A high level view of the development of Springfield Township and surrounding areas is available to us in the form of maps. Using an internet connection, you can examine them from the 1700s up through modern times. Some of the early maps are simple road maps, showing towns and villages with the names of roads in that era. Later maps have more detail, showing where buildings were located, names of property owners, rail lines and various other items that will fascinate many of us.

To begin, you’ll need a computer with a high-speed internet connection, a fairly current web browser and a current Adobe PDF viewer. Maps contain large amounts of details, so viewing them with dial up connections would be very slow and frustrating. To get the most out of these maps, you’ll also need to be comfortable with “scrolling” and “zooming” in a web browser. Folks who aren’t computer wizards or don’t have high-speed connections may want to visit the library or ask neighbor High School and College students for consultation.

When looking at maps, keep in the back of your mind that older maps aren’t as accurate as the newer ones. Some of the maps were intended for planning purposes and contain roads that were to be built in the future, and never built. Also, map makers would imbed errors in maps, so that if they were illegally copied, the errors would be copied, proving the theft.

An impressive source of maps and aerial photographs is www.philageohistory.org. While it is targeting Philadelphia, our township is adjacent and included in many of the maps. If you visit this site, you’ll see two main sections, a “Resource Browser” containing individual maps and aerial photographs and an “Interactive Maps Viewer” which lets you overlay maps and photographs, so you can see the differences between them. The resource browser should be your starting point. It is much easier to use and contains a larger variety of maps. Some of the maps are books of maps. You’ll need to identify the “Plates” for our township. See the list below for guidance.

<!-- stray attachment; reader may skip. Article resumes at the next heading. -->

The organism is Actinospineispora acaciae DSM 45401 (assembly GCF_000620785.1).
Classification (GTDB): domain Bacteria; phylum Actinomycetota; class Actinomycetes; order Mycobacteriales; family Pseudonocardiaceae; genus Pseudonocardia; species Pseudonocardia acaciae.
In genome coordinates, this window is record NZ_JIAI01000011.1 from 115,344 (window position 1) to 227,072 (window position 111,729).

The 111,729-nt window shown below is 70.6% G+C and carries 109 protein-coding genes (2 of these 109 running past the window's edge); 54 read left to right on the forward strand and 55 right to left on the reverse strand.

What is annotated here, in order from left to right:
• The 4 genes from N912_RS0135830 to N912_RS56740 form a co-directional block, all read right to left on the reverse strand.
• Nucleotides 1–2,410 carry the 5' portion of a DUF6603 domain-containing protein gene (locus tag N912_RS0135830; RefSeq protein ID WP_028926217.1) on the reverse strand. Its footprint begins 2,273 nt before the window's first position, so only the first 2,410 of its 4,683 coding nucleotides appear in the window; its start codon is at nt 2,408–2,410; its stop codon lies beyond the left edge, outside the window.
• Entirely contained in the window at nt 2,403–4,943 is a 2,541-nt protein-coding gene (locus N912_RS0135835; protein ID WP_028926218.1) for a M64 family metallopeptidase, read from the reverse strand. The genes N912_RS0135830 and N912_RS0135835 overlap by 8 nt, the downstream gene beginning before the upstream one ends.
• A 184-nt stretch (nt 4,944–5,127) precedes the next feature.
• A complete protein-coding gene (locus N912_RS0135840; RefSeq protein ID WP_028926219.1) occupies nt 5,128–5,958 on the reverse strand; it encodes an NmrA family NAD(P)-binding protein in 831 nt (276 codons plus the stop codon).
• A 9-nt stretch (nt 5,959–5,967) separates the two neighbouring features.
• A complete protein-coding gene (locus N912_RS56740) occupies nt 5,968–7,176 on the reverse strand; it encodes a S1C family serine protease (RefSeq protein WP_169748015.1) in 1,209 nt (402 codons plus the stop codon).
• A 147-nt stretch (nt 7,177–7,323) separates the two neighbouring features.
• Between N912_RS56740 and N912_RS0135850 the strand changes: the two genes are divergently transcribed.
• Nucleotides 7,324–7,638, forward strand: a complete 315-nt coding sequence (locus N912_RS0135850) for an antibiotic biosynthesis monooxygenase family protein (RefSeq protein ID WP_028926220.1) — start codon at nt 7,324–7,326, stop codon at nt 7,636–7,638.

All of the maps are dated. This should help you find things such as “Chestnut Hill Park” or the “Fort Washington railroad” since they had known life spans.

Andy’s Antique Atlases is another source of maps with interesting details. Springfield Township is contained in three maps. Click on “Pennsylvania” then click on “Montgomery” then “1893.” You’ll then see a list of plates. Springfield is in one plate and Whitemarsh in two plates. The Whitemarsh plates will cover the edges of Springfield.

Montgomery county has a web site for tax records. In addition to information tracing prior ownership of land parcels, the site has mapping of the plots that can be “zoomed.” I’d use this as a “current” view of Springfield Township.

Two more websites, containing aerial views of our area, were brought to our attention by Jim Cooper, of Glenside. Penn Pilot, from the Pennsylvania Geological Survey, contains aerial views of the area from the late 30’s to the early 40’s. Historic Aerials, a commercial site, has aerial views from 1948 to the present. You can find a view that you are interested in, and then, by clicking on the different years, see how the area has changed over time.